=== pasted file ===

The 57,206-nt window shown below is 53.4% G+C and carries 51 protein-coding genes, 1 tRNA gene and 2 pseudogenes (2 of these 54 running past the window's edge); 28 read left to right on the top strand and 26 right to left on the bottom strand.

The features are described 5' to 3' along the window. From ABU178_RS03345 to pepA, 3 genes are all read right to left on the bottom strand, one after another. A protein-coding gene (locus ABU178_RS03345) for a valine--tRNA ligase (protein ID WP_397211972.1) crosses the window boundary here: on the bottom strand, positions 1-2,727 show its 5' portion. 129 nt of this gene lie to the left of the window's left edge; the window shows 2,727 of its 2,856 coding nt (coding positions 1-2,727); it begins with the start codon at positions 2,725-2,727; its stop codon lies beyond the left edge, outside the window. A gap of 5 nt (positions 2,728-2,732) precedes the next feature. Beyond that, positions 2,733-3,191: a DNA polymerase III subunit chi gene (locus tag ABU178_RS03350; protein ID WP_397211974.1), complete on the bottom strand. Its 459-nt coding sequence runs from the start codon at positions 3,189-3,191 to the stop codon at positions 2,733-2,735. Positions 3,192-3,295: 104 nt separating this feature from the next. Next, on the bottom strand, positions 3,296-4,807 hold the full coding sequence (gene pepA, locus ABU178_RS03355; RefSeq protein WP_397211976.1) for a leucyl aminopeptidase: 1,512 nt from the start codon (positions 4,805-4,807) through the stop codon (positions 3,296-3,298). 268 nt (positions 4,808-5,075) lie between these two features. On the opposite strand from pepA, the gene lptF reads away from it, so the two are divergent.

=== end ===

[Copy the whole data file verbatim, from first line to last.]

The 57,206-nt window shown below is 53.4% G+C and carries 51 protein-coding genes, 1 tRNA gene and 2 pseudogenes (2 of these 54 running past the window's edge); 28 read left to right on the top strand and 26 right to left on the bottom strand.

The features are described 5' to 3' along the window. From ABU178_RS03345 to pepA, 3 genes are all read right to left on the bottom strand, one after another. A protein-coding gene (locus ABU178_RS03345) for a valine--tRNA ligase (protein ID WP_397211972.1) crosses the window boundary here: on the bottom strand, positions 1-2,727 show its 5' portion. 129 nt of this gene lie to the left of the window's left edge; the window shows 2,727 of its 2,856 coding nt (coding positions 1-2,727); it begins with the start codon at positions 2,725-2,727; its stop codon lies beyond the left edge, outside the window. A gap of 5 nt (positions 2,728-2,732) precedes the next feature. Beyond that, positions 2,733-3,191: a DNA polymerase III subunit chi gene (locus tag ABU178_RS03350; protein ID WP_397211974.1), complete on the bottom strand. Its 459-nt coding sequence runs from the start codon at positions 3,189-3,191 to the stop codon at positions 2,733-2,735. Positions 3,192-3,295: 104 nt separating this feature from the next. Next, on the bottom strand, positions 3,296-4,807 hold the full coding sequence (gene pepA, locus ABU178_RS03355; RefSeq protein WP_397211976.1) for a leucyl aminopeptidase: 1,512 nt from the start codon (positions 4,805-4,807) through the stop codon (positions 3,296-3,298). 268 nt (positions 4,808-5,075) lie between these two features. On the opposite strand from pepA, the gene lptF reads away from it, so the two are divergent.